Differences Between Pickleball and Tennis
Differences Between Pickleball vs Tennis
You might have heard the words “pickle” and “kitchen,” but “pickleball” is really more of interest to athletes than to foodies. So, what exactly is pickleball?
Pickleball Vs. Tennis
There are certain comparisons between pickleball and tennis, but these two sports are far from identical. This becomes obvious when you compare the visuals as well as the resulting different techniques to control the ball.
The general look of tennis balls and tennis racquets is relatively well-known, even among people that are only vaguely interested in sports. However, even sports fans and tennis players might be unfamiliar with the sight of pickleballs and pickleball paddles.
While tennis balls have a bouncy rubber core, pickleballs are basically hollow plastic shells with holes on their surface. The holes in pickleballs for outdoor use are smaller than those for indoors, and both bounce comparatively low.
In contrast to the rounded, stringed tennis racquets with their long handles, pickleball paddles are more rectangular in shape, with a hard surface and shorter handle, and as such only half as long.
Another significant difference between both ball games is the size of the court: A pickleball court is much smaller (20′ x 44′).than a tennis court, more like a badminton court, where pickleball was originally invented. The net, accordingly, is smaller than its cousin on the tennis court.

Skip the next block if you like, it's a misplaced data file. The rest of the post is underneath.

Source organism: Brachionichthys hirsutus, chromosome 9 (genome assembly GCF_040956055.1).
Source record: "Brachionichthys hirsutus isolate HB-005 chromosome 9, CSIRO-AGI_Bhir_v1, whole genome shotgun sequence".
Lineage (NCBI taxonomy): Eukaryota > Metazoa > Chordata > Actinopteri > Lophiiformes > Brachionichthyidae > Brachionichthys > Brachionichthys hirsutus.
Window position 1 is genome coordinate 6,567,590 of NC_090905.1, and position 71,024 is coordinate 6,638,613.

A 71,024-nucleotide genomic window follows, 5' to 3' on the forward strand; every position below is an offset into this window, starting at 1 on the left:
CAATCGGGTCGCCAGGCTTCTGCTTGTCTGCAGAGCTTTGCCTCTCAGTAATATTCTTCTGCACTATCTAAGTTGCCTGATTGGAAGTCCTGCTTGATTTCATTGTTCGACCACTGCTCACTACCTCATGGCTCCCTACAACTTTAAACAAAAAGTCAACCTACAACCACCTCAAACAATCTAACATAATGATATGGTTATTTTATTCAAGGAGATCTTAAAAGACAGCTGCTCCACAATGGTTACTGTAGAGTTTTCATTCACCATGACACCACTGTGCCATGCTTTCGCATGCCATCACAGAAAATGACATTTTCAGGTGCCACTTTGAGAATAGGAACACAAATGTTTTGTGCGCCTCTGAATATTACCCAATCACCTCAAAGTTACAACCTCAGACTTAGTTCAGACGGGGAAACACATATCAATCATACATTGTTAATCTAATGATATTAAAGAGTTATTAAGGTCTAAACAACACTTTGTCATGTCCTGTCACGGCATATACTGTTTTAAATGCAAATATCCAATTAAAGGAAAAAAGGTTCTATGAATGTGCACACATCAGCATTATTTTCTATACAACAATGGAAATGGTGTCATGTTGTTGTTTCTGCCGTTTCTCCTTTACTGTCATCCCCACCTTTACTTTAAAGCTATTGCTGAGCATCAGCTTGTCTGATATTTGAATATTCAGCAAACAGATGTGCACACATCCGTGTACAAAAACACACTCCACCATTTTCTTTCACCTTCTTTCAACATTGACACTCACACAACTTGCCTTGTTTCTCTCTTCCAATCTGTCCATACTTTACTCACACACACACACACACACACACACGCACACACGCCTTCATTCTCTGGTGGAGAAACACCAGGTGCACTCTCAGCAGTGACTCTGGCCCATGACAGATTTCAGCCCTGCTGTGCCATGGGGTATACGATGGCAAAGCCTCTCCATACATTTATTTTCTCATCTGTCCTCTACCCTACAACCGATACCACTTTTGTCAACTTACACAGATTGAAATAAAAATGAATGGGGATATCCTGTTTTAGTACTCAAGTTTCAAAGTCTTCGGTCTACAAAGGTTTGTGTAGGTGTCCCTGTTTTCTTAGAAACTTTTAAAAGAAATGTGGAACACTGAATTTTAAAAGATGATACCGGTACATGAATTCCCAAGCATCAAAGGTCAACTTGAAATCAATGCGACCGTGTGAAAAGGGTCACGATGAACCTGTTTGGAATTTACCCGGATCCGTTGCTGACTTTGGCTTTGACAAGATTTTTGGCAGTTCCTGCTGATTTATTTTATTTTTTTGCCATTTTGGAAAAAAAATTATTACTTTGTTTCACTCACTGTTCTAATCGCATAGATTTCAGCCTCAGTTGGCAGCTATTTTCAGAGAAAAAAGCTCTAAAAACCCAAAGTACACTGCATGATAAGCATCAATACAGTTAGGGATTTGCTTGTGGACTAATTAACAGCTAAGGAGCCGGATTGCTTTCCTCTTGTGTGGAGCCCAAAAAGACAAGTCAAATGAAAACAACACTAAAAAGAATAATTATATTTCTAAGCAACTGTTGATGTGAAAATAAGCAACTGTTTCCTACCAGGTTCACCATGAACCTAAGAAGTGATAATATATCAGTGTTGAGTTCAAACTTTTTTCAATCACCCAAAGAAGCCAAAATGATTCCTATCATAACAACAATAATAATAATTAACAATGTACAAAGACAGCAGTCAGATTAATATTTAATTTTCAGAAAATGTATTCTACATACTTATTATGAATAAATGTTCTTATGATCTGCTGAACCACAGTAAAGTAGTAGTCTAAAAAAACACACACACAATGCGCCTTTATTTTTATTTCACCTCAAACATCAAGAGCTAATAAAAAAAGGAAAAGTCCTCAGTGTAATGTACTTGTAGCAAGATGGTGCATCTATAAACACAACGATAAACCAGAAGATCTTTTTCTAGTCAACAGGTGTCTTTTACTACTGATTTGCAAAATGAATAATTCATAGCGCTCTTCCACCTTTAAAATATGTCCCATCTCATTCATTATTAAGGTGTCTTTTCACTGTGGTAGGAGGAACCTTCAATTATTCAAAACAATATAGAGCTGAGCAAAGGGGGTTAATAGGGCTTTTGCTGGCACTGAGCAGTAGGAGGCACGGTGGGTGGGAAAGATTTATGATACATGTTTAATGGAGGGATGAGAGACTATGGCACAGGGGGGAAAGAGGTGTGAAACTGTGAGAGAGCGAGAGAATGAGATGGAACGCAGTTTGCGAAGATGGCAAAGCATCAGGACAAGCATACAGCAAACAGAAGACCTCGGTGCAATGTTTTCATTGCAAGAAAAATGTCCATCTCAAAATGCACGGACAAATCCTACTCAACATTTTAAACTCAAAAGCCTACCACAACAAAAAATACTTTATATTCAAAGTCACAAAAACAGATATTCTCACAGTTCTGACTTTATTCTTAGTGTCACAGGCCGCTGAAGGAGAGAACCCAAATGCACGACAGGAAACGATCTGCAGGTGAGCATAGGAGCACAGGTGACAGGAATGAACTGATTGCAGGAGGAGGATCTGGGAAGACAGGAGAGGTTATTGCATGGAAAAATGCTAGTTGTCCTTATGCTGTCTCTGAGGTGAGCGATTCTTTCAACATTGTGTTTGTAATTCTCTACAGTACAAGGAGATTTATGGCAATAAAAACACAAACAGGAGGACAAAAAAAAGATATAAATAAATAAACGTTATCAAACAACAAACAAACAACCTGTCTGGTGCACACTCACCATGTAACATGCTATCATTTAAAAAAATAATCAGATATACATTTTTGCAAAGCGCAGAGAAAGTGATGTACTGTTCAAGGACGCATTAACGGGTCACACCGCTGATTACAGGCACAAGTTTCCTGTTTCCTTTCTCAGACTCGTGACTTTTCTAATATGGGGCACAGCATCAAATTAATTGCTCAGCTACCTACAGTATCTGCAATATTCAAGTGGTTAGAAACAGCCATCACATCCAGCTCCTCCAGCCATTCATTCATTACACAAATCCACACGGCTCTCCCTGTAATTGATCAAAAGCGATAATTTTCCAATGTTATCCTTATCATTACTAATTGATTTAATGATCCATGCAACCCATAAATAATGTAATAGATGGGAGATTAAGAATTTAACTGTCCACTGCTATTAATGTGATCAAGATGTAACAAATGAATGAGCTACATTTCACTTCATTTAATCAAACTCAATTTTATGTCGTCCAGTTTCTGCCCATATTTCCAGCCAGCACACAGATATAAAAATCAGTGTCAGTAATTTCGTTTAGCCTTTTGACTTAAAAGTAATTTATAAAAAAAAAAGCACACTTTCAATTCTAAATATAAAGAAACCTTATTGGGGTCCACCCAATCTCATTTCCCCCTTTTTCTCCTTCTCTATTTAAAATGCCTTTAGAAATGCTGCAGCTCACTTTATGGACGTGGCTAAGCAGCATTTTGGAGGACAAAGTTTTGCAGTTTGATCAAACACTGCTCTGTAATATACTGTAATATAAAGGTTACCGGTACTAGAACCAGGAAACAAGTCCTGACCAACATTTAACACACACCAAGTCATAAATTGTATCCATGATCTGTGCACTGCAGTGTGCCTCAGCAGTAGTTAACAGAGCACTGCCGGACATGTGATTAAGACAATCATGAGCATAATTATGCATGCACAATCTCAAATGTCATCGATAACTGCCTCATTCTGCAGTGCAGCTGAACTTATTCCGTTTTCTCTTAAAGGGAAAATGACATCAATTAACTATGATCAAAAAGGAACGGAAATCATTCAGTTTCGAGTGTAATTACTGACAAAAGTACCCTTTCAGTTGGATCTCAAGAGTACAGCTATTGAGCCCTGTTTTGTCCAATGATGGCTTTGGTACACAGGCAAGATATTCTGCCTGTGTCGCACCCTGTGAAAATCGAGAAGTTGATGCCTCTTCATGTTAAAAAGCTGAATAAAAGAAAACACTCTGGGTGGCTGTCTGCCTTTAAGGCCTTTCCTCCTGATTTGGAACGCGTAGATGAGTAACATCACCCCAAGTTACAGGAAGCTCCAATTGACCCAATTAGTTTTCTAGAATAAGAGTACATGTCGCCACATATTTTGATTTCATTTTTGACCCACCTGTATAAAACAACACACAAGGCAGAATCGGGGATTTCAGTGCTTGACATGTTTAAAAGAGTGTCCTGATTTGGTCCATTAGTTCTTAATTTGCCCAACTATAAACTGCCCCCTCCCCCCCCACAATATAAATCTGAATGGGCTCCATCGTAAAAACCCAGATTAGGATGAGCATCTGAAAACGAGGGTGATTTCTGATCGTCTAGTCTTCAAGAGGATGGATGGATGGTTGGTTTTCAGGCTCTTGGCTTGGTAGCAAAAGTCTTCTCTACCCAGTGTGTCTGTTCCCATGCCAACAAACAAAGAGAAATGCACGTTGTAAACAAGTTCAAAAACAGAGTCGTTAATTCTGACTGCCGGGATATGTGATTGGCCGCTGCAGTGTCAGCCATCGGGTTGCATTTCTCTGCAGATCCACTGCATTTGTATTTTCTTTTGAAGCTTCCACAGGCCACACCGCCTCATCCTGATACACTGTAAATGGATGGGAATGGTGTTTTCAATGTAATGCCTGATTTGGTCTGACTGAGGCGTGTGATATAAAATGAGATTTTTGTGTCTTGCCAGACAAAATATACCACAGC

Another aspect that differentiates pickleball from tennis is its own set of rules. You can find out more about the rules for pickleball on the website of the International Federation of Pickleball (IFP).
Although this is not technically a rule, pickleball is usually played as a double. However, i.e. with four people, there is an option for singles.
So, What About The “Kitchen”?
A piece of rather unique terminology is the pickleball “kitchen.” This, of course, has nothing to do with cooking food! The origin and reason for using this expression in the context of pickleball is rather unclear, but a definition of this particular kitchen is easier: It is the name for the area on the pickleball court that is also called the “non-volley zone.” This means that while a player stands within the kitchen, they cannot simply volley their shots over the net. This kitchen rule is an important characteristic that distinguishes pickleball from tennis or other comparative ball sports.